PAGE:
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Wintertime is for the birders
Experts say many species visible now
Yuba-Sutter commuters going south to Sacramento each morning have a far different view than their city counterparts. From hawks perched on road signs to flocks of geese landing on rice fields, drivers might be inspired to spend more time birding, and now's the time to get started.
The Great Backyard Bird Count started Friday and continues through Monday. The four-day event encourages people to go in their backyards or outside and count the birds they see. Community involvement helps scientists track changes in bird numbers and patters in geographic locations. Reports are then submitted online at birdcount.org.
Lora Haller, visitor services manager at the Sacramento National Wildlife Refuge Complex, said a survey in January indicated more than 200,000 geese and 600,000 ducks on the complex. Five national wildlife refuges — Sacramento, Delevan, Colusa, Sutter and Sacramento River — make up the complex. It's a rest stop for nearly half the migratory birds on the Pacific Flyway.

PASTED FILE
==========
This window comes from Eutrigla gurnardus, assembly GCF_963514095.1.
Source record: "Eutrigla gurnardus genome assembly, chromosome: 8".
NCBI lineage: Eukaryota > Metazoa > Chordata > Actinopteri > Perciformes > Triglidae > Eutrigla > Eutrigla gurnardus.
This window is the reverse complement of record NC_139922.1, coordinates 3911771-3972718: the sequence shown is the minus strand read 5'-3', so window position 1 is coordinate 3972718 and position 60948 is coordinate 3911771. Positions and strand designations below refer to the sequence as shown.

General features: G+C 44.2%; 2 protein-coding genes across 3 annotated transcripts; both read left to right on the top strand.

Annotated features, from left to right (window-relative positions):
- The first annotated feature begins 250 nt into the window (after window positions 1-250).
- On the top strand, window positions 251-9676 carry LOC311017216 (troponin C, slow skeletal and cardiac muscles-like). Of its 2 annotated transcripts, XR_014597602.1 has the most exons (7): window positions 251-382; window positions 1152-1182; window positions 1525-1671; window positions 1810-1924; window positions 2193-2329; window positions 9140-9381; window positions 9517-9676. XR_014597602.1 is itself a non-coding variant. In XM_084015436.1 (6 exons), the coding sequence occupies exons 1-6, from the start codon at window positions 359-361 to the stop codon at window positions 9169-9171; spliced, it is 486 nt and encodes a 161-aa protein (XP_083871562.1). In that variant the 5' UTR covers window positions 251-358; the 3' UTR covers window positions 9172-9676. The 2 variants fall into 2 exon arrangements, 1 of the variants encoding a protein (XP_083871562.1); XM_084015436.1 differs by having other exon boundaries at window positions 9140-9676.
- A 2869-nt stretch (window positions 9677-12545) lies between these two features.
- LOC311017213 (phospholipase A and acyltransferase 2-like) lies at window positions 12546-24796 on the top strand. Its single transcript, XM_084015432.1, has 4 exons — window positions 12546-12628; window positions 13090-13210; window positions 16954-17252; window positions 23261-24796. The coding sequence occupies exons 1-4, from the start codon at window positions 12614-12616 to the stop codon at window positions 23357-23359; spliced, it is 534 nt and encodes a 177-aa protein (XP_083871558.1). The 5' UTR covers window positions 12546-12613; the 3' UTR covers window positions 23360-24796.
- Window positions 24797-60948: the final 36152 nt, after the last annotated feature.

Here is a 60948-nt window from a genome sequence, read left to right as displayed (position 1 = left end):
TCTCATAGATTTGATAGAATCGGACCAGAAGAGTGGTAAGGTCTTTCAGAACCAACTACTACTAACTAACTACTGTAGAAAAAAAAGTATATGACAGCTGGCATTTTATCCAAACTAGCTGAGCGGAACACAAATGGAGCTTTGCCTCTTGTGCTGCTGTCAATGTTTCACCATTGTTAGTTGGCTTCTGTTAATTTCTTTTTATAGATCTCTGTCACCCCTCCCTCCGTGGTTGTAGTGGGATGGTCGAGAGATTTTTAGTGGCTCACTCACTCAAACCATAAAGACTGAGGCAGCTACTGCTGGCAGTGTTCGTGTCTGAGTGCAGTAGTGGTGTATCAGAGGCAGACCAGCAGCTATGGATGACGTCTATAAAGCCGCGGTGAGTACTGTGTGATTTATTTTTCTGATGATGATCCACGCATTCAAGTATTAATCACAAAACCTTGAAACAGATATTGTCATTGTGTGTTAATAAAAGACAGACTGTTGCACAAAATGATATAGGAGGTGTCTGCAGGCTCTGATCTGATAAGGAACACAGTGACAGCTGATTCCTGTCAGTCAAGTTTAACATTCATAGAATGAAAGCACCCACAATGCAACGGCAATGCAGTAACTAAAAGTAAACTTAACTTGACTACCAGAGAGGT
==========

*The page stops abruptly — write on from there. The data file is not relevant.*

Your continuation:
"We have lots of raptors, birds of prey. You can still see bald eagles, red-tailed hawks, northern harriers, peregrine falcons even white-tailed kites," Haller said.
Sacramento resident Cliff Hawley, a member and volunteer of the Central Valley Bird Club, was once the Big Year record-holder for Sutter County. He witnessed 207 species in the county over the course of a year. His record was broken by Jim Laughlin of Yuba City, who did a Big Year in 2008 and saw 210 species.
Both birders agree that the area around the Sutter Buttes is ideal, with Hawley calling it the best place in Northern California to see raptors. Laughlin enjoys birding at the Bobelaine Audubon Sanctuary and a bird trail at the south end of the Sutter National Wildlife Refuge. The trail is open every year from Feb. 15 through June 30.
For rarities, Hawley said trumpeter swans were seen in January just south of East Nicolaus. Tundra swans are common in Sutter County during the winter.
"Trumpeter swans are larger, they have all-black bills and different pattering of feathering around the face," Hawley said. "Tundra swans are the smaller of the two. They have a bill that's all black with a small yellow spot near the base."
Ferruginous hawks can be seen in the grasslands north of Beale Air Force Base, Hawley said. The birds have a rusty color on the back and white feathers underneath and are sometimes mistaken for red-tailed hawks.
Sacramento Audubon Society board member Tim Fitzer said one way to attract birds to your home is to make space for native plants in your garden, and putting out a couple of feeders or a hummingbird feeder.
"Wintering birds will come into feeders quite readily," Fitzer said. "They have a knack of finding them."
His advice for people participating in the Great Backyard Bird Count is to "spend a few hours looking in your backyard, and see what you can see."